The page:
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Excommunication of a Sikh?

Discussion in 'Sikh Sikhi Sikhism' started by Archived_Member16, Jul 21, 2009.

  1. Archived_Member16

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    Is the excommunication of a Sikh authorized by Gurbani, Sikh Raht Maryada (it mentions a Sikh being declared tankhaiya , i.e. leading to social boycott), Sikh tradition or by the Shiromani Gurdwara Prabandhak Committee Act ?

    SIKH REHT MARYADA states in Section SIX, Chapter XIII, Article XXV - Method of Imposing Chastisement (Tankah):

    Article XXV

    a. Any Sikh who has committed any default in the observance of the Sikh discipline should approach the nearby Sikh congregation and make a confession of his lapse standing before the congregation.
    b. The congregation should then, in the holy presence of Guru Granth Sahib, elect from among themselves five beloved ones who should ponder over the suppliant's fault and propose the chastisement (punishment) for it.
    c. The congregation should not take an obdurate stand in granting pardon. Nor should the defaulter argue about the chastisement. The punishment that is imposed should be some kind of service, especially some service that can be performed with hands.
    d. And finally an Ardas for correction should be performed

    source: Sikh Reht Maryada, The Definition of Sikh, Sikh Conduct & Conventions, Sikh Religion Living, India
     
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  3. vsgrewal48895

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    Re: Excommunication of a Sikh ?

    Dear All,

    IMHO it is nothing but institutionalizing the faith to control the followers by those who are in power with political corruption and spiritual ignorance. Guru Nanak pondered over it in Raag Ramkali;

    ਕਾਜੀ ਹੋਇ ਕੈ ਬਹੈ ਨਿਆਇ ॥ ਫੇਰੇ ਤਸਬੀ ਕਰੇ ਖੁਦਾਇ ॥ ਵਢੀ ਲੈ ਕੈ ਹਕੁ ਗਵਾਏ ॥ ਜੇ ਕੋ ਪੁਛੈ ਤਾ ਪੜਿ ਸੁਣਾਏ ॥

    Kājī ho­ė kai bahai ni­ā­ė. Fėrė ṯasbī karė kẖuḏā­ė. vadẖī lai kai hak gavā­ė. Jė ko pucẖẖai ṯā paṛ suṇā­ė.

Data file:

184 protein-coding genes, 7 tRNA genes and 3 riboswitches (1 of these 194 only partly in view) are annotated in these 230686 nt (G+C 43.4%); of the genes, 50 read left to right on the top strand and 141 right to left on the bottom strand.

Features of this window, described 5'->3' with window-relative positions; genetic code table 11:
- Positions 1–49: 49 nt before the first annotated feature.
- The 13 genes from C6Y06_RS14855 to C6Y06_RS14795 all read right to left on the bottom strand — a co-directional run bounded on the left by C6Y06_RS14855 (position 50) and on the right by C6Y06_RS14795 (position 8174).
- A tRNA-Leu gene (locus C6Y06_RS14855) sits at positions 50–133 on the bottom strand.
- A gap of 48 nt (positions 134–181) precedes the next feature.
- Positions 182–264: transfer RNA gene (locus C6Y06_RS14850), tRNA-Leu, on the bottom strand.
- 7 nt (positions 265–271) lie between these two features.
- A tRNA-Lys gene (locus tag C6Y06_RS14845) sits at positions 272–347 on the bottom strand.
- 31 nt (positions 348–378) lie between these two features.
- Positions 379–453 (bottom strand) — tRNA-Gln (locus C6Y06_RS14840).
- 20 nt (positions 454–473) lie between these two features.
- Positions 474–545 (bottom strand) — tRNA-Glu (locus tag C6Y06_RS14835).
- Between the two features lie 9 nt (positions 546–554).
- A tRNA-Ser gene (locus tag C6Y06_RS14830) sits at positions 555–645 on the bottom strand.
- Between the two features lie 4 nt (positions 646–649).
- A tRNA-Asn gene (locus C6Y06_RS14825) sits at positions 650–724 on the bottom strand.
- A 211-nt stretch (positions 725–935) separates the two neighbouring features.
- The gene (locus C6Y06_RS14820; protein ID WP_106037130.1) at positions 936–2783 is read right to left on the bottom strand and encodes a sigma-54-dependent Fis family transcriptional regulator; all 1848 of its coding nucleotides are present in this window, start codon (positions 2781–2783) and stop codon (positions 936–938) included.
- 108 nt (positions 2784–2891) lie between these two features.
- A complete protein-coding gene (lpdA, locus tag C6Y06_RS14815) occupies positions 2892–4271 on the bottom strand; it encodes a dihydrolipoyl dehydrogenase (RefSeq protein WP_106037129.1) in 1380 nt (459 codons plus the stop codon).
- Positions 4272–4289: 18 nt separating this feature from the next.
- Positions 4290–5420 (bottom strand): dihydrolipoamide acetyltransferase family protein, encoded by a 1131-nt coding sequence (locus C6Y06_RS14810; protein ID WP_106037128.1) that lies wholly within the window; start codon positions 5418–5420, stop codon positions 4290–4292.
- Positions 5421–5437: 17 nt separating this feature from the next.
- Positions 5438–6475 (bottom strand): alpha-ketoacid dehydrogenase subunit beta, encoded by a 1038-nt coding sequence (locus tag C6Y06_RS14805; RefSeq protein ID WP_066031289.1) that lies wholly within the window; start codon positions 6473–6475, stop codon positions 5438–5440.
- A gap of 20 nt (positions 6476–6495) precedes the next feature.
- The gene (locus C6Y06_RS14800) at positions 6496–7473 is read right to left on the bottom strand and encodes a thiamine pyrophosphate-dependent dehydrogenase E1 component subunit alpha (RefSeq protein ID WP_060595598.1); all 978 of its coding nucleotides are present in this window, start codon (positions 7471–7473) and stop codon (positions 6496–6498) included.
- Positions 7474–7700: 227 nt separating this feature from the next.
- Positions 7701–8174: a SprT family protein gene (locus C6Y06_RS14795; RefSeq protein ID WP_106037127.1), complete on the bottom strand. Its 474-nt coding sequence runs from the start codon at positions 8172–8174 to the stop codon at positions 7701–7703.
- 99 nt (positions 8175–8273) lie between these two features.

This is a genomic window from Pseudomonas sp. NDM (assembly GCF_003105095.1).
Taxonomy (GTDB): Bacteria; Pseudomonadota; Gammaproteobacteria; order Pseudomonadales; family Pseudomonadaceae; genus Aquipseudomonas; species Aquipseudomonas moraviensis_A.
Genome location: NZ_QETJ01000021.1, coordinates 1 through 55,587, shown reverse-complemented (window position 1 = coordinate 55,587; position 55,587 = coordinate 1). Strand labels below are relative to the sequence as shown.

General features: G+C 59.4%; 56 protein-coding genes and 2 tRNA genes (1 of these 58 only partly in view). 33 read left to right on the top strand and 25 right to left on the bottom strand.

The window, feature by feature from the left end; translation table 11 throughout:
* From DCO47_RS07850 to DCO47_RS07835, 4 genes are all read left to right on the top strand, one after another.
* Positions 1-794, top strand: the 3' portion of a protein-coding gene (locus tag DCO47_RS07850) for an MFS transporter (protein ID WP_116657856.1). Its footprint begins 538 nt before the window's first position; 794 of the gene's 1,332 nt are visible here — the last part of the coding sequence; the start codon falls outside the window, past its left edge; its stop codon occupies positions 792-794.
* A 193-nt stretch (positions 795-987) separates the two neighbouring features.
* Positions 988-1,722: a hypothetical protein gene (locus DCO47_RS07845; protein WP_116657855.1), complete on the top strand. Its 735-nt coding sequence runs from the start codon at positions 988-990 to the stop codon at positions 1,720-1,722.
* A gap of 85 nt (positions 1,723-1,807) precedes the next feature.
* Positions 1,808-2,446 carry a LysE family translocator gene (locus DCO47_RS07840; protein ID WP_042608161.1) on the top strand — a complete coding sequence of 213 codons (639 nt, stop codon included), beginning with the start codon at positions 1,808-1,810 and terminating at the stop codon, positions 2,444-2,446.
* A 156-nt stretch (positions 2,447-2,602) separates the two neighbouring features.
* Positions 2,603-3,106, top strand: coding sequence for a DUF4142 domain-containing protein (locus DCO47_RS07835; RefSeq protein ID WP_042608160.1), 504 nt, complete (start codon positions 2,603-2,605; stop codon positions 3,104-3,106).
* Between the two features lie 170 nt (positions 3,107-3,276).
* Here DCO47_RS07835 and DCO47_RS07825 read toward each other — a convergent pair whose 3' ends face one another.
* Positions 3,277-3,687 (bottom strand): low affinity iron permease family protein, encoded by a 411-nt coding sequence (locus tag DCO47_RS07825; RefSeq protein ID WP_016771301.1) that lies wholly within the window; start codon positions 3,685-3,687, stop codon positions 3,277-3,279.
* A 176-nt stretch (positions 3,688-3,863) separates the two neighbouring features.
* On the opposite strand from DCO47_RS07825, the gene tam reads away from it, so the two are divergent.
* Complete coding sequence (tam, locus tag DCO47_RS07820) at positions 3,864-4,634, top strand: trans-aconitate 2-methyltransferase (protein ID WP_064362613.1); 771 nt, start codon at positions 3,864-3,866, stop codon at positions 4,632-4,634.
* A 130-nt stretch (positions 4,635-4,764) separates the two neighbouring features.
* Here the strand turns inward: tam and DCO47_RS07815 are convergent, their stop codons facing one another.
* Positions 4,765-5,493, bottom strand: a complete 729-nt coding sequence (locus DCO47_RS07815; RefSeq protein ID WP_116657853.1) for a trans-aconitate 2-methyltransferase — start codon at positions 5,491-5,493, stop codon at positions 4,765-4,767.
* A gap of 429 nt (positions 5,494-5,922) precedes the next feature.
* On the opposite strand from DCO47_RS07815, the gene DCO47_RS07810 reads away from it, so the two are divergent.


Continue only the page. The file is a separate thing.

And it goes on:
Becoming judges, they sit and administer justice. They chant on their rosaries, and call upon God. They accept bribes, and block justice. If someone asks them, they read quotations from their books. -----Guru Nanak, Raag Ramkali, AGGS, Page, 951-15

    Political corruption is a socio-political and moral pathology feeding on bribery, despair, human suffering, apathy, and spiritual ignorance. It has much the same effect on the development of a nation that cancer has on the life of a biological organism. Large-scale corruption is supported by power networks. Large-scale corruption is an emergent social process. The same governing factors that sustain large-scale corruption are in direct opposition to efforts to promote development. While extracting wealth, corrupt power networks generated waste, reduced production, and caused acrimony on the part of the victims. In the final analysis corruption is a tree, whose branches are of an immeasurable length spreading every where and the dew that drops from them has infected chairs and stools of authority.

    Conclusion;

    ਪੜਹਿ ਮਨਮੁਖ ਪਰੁ ਬਿਧਿ ਨਹੀ ਜਾਨਾ ॥ ਨਾਮੁ ਨ ਬੂਝਹਿ ਭਰਮਿ ਭੁਲਾਨਾ ॥ ਲੈ ਕੈ ਵਢੀ ਦੇਨਿ ਉਗਾਹੀ ਦੁਰਮਤਿ ਕਾ ਗਲਿ ਫਾਹਾ ਹੇ ॥

    Paṛeh manmukẖ par biḏẖ nahī jānā. Nām na būjẖeh bẖaram bẖulānā. Lai kai vadẖī ḏėn ugāhī ḏurmaṯ kā gal fāhā hė.

    The self-willed read and study, but they do not know the way. They do not understand the Name of the Akal Purkh; they wander, deluded by doubt. They take bribes, and give false testimony; the noose of evil-mindedness is around their necks. -----Guru Nanak, Raag Maru, AGGS, Page, 1032-11

    Cordially,

    Virinder S Grewal
     
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  4. japjisahib04

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    Re: Excommunication of a Sikh ?